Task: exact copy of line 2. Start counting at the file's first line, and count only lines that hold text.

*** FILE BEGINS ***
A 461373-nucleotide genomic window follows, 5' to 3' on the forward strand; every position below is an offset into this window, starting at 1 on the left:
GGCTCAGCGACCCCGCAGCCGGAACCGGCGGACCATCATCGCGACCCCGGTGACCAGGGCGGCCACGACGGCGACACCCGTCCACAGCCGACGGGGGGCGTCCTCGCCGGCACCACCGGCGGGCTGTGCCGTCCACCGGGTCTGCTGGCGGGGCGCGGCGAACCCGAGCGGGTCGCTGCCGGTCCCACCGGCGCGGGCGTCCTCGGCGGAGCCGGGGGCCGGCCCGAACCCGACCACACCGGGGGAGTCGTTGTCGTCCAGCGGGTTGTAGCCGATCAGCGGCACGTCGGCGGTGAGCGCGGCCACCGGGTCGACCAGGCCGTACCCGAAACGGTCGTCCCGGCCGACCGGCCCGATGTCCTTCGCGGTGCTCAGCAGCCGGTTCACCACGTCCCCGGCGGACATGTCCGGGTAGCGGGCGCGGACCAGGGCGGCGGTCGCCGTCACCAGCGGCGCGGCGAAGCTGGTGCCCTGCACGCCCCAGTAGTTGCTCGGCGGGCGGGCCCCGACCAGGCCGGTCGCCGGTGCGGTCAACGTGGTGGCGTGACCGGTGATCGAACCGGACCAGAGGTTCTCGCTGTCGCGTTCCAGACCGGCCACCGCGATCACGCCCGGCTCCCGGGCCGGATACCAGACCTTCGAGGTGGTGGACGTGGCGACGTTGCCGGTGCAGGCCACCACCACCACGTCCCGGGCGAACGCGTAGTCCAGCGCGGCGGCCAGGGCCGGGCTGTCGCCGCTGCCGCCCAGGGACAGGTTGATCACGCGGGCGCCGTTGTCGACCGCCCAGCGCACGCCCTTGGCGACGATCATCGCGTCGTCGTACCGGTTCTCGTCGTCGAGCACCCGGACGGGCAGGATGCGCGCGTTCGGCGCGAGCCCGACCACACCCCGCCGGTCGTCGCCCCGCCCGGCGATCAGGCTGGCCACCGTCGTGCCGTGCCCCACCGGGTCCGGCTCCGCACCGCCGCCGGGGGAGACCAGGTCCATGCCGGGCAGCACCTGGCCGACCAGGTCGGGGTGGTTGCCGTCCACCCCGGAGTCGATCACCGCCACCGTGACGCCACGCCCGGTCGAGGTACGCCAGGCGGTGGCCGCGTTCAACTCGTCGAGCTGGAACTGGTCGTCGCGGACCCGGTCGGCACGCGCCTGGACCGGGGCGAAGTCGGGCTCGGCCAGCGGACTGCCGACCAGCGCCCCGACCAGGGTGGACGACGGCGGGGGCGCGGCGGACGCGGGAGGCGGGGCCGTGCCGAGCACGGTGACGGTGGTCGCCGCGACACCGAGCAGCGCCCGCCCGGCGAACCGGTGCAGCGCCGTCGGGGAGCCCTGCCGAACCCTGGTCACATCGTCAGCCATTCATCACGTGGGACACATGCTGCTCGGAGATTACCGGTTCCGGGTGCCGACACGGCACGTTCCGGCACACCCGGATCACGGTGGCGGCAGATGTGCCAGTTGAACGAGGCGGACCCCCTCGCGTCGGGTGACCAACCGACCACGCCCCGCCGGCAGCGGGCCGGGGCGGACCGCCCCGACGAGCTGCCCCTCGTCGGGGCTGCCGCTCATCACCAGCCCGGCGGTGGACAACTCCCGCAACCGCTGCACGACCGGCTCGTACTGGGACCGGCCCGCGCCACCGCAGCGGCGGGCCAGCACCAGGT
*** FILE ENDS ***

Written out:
GGCTCAGCGACCCCGCAGCCGGAACCGGCGGACCATCATCGCGACCCCGGTGACCAGGGCGGCCACGACGGCGACACCCGTCCACAGCCGACGGGGGGCGTCCTCGCCGGCACCACCGGCGGGCTGTGCCGTCCACCGGGTCTGCTGGCGGGGCGCGGCGAACCCGAGCGGGTCGCTGCCGGTCCCACCGGCGCGGGCGTCCTCGGCGGAGCCGGGGGCCGGCCCGAACCCGACCACACCGGGGGAGTCGTTGTCGTCCAGCGGGTTGTAGCCGATCAGCGGCACGTCGGCGGTGAGCGCGGCCACCGGGTCGACCAGGCCGTACCCGAAACGGTCGTCCCGGCCGACCGGCCCGATGTCCTTCGCGGTGCTCAGCAGCCGGTTCACCACGTCCCCGGCGGACATGTCCGGGTAGCGGGCGCGGACCAGGGCGGCGGTCGCCGTCACCAGCGGCGCGGCGAAGCTGGTGCCCTGCACGCCCCAGTAGTTGCTCGGCGGGCGGGCCCCGACCAGGCCGGTCGCCGGTGCGGTCAACGTGGTGGCGTGACCGGTGATCGAACCGGACCAGAGGTTCTCGCTGTCGCGTTCCAGACCGGCCACCGCGATCACGCCCGGCTCCCGGGCCGGATACCAGACCTTCGAGGTGGTGGACGTGGCGACGTTGCCGGTGCAGGCCACCACCACCACGTCCCGGGCGAACGCGTAGTCCAGCGCGGCGGCCAGGGCCGGGCTGTCGCCGCTGCCGCCCAGGGACAGGTTGATCACGCGGGCGCCGTTGTCGACCGCCCAGCGCACGCCCTTGGCGACGATCATCGCGTCGTCGTACCGGTTCTCGTCGTCGAGCACCCGGACGGGCAGGATGCGCGCGTTCGGCGCGAGCCCGACCACACCCCGCCGGTCGTCGCCCCGCCCGGCGATCAGGCTGGCCACCGTCGTGCCGTGCCCCACCGGGTCCGGCTCCGCACCGCCGCCGGGGGAGACCAGGTCCATGCCGGGCAGCACCTGGCCGACCAGGTCGGGGTGGTTGCCGTCCACCCCGGAGTCGATCACCGCCACCGTGACGCCACGCCCGGTCGAGGTACGCCAGGCGGTGGCCGCGTTCAACTCGTCGAGCTGGAACTGGTCGTCGCGGACCCGGTCGGCACGCGCCTGGACCGGGGCGAAGTCGGGCTCGGCCAGCGGACTGCCGACCAGCGCCCCGACCAGGGTGGACGACGGCGGGGGCGCGGCGGACGCGGGAGGCGGGGCCGTGCCGAGCACGGTGACGGTGGTCGCCGCGACACCGAGCAGCGCCCGCCCGGCGAACCGGTGCAGCGCCGTCGGGGAGCCCTGCCGAACCCTGGTCACATCGTCAGCCATTCATCACGTGGGACACATGCTGCTCGGAGATTACCGGTTCCGGGTGCCGACACGGCACGTTCCGGCACACCCGGATCACGGTGGCGGCAGATGTGCCAGTTGAACGAGGCGGACCCCCTCGCGTCGGGTGACCAACCGACCACGCCCCGCCGGCAGCGGGCCGGGGCGGACCGCCCCGACGAGCTGCCCCTCGTCGGGGCTGCCGCTCATCACCAGCCCGGCGGTGGACAACTCCCGCAACCGCTGCACGACCGGCTCGTACTGGGACCGGCCCGCGCCACCGCAGCGGCGGGCCAGCACCAGGT